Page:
The council has been forced to back down from cost-cutting proposals, including closures, that will have impacted thousands of the borough’s children and the families.
The council wanted to reduce its spend on its Best Start Children’s Centres by £1million per year and close two of its 11 centres, at Shirley and Purley Oaks, to help balance the Town Hall books after the calamitous mismanagement under discredited council leader Tony Newman and CEO Jo “Negreedy” Negrini.
But a hostile reaction to a public consultation has forced the current leadership at the cash-strapped council to abandon its proposals.
“Croydon Council will continue to provide much-valued help and support for families at all children’s centre locations – including Shirley and Purley Oaks,” read a statement issued by the propaganda department in Fisher’s Folly last night.
According to the statement, which will have been approved by Alisa Flemming, the gaffe-prone council cabinet member for children, it seems that before they held the consultation the council had not realised how important it is for families “to be able to access support locally”.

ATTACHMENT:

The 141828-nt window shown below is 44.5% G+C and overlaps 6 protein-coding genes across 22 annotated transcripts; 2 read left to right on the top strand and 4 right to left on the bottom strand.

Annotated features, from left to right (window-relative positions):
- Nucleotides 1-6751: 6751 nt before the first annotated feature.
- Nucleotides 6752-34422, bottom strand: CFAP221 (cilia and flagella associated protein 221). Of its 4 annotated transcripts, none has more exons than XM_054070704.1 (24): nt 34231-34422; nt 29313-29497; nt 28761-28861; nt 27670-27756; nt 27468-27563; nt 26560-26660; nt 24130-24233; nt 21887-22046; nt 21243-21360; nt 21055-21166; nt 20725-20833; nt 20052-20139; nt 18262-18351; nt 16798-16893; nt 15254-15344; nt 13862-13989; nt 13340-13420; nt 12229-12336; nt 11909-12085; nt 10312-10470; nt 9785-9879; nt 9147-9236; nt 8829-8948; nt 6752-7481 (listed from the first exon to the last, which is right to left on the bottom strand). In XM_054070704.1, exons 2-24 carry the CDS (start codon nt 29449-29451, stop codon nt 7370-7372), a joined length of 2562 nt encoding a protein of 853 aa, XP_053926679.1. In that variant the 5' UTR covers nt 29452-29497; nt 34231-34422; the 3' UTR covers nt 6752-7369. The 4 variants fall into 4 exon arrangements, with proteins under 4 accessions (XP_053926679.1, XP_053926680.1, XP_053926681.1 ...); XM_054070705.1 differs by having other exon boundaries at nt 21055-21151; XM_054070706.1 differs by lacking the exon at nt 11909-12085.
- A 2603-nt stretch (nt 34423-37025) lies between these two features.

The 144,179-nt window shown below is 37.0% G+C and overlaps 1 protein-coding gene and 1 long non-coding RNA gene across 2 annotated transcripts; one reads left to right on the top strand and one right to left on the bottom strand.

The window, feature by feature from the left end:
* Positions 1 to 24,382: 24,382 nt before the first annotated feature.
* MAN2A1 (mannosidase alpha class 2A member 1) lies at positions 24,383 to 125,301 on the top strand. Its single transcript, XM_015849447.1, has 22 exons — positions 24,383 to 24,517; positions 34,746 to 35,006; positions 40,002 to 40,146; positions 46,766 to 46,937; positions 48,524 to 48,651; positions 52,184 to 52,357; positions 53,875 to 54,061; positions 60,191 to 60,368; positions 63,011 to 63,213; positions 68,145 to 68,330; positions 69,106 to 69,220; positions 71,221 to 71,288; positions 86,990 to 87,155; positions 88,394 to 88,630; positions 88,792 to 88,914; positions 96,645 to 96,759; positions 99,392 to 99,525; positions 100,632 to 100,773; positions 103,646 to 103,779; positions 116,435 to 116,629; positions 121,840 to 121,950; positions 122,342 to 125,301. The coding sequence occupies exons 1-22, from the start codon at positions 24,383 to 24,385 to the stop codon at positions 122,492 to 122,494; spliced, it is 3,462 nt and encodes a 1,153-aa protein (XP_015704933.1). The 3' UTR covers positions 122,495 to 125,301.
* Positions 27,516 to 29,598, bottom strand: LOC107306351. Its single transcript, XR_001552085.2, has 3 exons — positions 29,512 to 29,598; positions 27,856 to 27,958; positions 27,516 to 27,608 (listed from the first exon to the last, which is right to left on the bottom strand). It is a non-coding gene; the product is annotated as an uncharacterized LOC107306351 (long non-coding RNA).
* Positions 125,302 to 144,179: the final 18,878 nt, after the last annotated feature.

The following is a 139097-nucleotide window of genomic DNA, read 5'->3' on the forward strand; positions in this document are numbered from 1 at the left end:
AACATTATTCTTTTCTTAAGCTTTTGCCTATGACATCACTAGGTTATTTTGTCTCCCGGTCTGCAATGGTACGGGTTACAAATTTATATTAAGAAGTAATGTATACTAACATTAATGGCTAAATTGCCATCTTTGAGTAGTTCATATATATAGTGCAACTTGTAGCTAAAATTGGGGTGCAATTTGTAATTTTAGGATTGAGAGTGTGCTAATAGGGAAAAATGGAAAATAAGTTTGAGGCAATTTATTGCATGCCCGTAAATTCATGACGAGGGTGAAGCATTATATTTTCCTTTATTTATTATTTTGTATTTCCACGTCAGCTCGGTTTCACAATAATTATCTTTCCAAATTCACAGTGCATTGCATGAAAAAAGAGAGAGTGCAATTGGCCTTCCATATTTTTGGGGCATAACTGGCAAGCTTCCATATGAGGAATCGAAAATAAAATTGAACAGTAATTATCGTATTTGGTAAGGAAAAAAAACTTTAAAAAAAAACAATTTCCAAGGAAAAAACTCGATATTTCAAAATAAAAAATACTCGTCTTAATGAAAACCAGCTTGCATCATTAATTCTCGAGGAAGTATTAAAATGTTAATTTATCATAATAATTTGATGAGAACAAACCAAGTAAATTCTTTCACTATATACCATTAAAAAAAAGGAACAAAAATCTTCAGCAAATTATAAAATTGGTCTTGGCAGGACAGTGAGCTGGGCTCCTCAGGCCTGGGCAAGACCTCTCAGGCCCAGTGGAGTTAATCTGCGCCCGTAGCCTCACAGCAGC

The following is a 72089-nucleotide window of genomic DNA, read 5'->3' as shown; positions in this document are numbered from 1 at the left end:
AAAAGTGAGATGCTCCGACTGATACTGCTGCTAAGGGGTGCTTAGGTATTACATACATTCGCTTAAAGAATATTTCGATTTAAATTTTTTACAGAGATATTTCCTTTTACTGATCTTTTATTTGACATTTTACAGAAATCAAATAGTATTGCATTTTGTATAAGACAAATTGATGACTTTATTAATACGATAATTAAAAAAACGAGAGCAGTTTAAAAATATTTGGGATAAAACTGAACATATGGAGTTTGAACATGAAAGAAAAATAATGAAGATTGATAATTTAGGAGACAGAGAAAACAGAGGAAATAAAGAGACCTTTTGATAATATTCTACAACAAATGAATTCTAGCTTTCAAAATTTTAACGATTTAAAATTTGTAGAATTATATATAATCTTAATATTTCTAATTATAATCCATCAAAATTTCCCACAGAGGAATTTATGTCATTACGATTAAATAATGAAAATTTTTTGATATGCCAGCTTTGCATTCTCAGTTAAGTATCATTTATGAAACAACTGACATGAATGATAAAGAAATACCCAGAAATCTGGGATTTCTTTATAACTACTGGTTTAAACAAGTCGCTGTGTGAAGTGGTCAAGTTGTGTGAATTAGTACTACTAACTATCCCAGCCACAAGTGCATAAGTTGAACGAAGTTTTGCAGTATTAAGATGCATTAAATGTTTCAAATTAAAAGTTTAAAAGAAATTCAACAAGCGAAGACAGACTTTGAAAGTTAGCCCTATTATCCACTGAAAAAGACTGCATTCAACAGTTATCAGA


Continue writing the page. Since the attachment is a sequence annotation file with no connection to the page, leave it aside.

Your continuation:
“The council will make the savings it needs to make by changing the way it works to reduce management costs and reducing the frequency of some sessions at each site,” the council said, without providing any detail on those changes.
“Supporting children and families, particularly our most vulnerable, is an absolute priority for us and our Best Start children’s centres are right at the heart of this,” said Flemming, who just two months ago had proposed cutting those very services and closing two of the centres.
According to one of the parents who campaigned against the closures, the council’s announcement is, under the circumstances, “the best result for Purley Oaks and Shirley that could be imagined”.
They said, “That’s at least a better result than the original plan, so I’m grateful that the council has listened really.
“The catch is that there’s no commitment in the announcement to what level of children’s service that will be provided.
“The ‘reduction in the frequency of some services’ seems a little on the worryingly vague side.
“I’m also not convinced what level of management savings can be made, given the overheads are low with admin performed by the centre’s front of house staff.”
This is the second time that the council has been forced to step back from making cuts to community services. A previous money-saving scheme to close up to five of the borough’s 13 public libraries was also abandoned following a public outcry. A second libraries consultation, offering a second-rate service using outsourcing and volunteer-run libraries, closed this week.
Read more: Ofsted discover ‘worrying signs’ of cuts on children’s services
Read more: Council Tax-payers pay for politicians’ game of cat-and-mouse
Read more: Bankrupt borough could overspend by millions again this year
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